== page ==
Lakeview neighbors get a say in neighborhood park’s future. Could soccer field, splash park be next?
The swimming pool at Lakeview Park, closed for a second, consecutive summer, is a likely candidate for demolition, Chandra Alpough, director of Port Arthur Parks and Recreation, said this week. The question is: What’s next?
City Councilmembers voted 5-0 Tuesday night to approve a $39,360 contract with Sigma Engineering of Beaumont to design a splash pad and soccer field at the pool area, a plan that would rid the city of a continuing problem with crumbling infrastructure and revamp the park to better serve the neighborhood’s population.
Alpough said the biggest problem is the pool’s age. The pool has encountered pipe failures, constant fence repairs and leaks. She said pool parts wore out and replacing them has proved difficult.
“The older something gets, the less it works properly,” she said.
Concerns at the pool included the bathhouse, which was open at the top, deteriorating deck and the constant need to replace pumps. It did not meet requirements for people with disabilities.
She said Sigma’s initial review of the pool area determined that the dressing rooms and concession areas could not be repaired. Four leaks were found under the deck, as well as other code and safety violations.
Fixing the pool and the area around it would cost more than $800,000, she said. The city has about $250,000 on hand for work at the park.
Alpough said the splash pad would give the park a water feature, and a soccer field or a sand volleyball court might be popular in the Lakeview neighborhood. The city would keep the existing playground area.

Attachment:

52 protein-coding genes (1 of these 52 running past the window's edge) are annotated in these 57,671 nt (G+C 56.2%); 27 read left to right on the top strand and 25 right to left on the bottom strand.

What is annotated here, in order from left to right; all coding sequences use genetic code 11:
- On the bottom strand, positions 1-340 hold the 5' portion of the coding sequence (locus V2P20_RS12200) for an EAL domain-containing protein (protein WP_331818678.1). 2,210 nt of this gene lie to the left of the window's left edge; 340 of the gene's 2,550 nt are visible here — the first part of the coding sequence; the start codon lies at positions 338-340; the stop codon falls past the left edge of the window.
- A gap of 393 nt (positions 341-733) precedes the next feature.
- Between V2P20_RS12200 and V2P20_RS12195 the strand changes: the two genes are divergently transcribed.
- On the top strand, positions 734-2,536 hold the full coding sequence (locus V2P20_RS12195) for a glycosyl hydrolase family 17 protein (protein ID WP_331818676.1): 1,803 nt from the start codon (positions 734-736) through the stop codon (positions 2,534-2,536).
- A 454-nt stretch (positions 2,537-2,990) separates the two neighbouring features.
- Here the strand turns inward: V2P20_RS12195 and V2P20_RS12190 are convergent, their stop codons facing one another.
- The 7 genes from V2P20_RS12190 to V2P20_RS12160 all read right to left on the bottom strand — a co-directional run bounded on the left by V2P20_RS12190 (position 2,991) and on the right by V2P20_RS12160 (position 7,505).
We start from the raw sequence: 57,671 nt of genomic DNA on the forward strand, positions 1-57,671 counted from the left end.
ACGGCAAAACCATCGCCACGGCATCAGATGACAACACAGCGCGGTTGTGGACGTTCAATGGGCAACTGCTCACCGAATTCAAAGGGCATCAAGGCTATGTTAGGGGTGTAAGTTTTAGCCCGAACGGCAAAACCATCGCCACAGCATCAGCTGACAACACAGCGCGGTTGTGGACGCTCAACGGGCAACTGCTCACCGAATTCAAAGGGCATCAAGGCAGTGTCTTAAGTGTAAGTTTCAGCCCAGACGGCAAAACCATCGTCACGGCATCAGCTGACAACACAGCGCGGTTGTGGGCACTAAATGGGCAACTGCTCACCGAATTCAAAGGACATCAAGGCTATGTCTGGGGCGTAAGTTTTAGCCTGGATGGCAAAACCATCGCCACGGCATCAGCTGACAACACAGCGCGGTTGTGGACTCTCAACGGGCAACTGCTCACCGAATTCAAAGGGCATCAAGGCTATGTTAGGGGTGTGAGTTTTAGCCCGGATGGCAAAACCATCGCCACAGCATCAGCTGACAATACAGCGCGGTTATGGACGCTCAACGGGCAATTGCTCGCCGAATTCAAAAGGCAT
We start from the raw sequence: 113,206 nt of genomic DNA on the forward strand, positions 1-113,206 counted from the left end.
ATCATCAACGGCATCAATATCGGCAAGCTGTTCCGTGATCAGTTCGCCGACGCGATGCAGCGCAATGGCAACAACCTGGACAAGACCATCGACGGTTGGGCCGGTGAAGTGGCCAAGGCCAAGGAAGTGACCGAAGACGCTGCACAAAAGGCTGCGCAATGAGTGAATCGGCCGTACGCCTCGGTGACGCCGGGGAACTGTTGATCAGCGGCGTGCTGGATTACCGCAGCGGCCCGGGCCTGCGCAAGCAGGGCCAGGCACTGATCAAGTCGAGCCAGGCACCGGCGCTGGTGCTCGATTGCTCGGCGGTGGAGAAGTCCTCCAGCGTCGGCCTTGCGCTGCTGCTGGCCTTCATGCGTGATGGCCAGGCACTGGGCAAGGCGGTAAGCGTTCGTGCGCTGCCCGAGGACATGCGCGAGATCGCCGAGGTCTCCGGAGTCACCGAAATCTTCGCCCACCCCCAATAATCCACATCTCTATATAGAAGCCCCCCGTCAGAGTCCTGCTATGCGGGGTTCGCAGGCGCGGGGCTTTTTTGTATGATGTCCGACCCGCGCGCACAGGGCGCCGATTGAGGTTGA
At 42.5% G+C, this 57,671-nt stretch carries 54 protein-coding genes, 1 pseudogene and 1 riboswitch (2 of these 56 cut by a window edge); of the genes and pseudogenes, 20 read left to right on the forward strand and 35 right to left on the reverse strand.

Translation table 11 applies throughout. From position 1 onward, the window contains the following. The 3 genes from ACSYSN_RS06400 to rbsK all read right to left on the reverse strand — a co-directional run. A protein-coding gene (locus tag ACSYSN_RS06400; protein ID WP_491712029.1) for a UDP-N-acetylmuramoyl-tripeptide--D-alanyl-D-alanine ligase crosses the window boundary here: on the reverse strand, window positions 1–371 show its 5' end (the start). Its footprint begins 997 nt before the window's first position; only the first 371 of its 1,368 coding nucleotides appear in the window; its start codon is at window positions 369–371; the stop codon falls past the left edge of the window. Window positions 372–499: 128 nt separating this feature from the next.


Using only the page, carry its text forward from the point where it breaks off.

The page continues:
She said before the city would do any work, the park designers would hold public meetings to gauge what the community would like to see there.
District 2 Councilmember Cal Jones, who represents the area, said he’d like to see improvements soon. He lives a few blocks away, and said when there was a functional pool there, it was seldom used.
“Most of the citizens play soccer,” he said. “I’m ready to get this project done now, not next year. I’m ready to move this project forward.”
So was Mayor Derrick Freeman, who said he’s eager for the city to develop soccer fields. He said a splash pad and soccer field would be the “highest and best use” for the property.
Interim City Manager Rebecca Underhill said redesigning the park would give it “a second season” rather than just a pool for the summer.
“I’m looking forward to community input on this project,” she said.
On Wednesday morning, Rogelio Cardenas, who lives nearby on Ninth Street, said he’d prefer a soccer field “for sure.”
He said his own two children sometimes “just grab a soccer ball and play in the street.”
On Sixth Street, Alfred Kuntz, who has lived in the neighborhood since before the annexation, said his own son used to swim at the pool when he was a child back in the 1980s. The neighborhood has changed, he said, as mostly people with Hispanic or Latino roots have moved in.
That suggests a need for a soccer field for their children, he said.
“These people are happy. They party all the time but they don’t fight. They’re nice neighbors,” he said, adding he’d be happy for their children to have a redesigned, attractive and well-used park.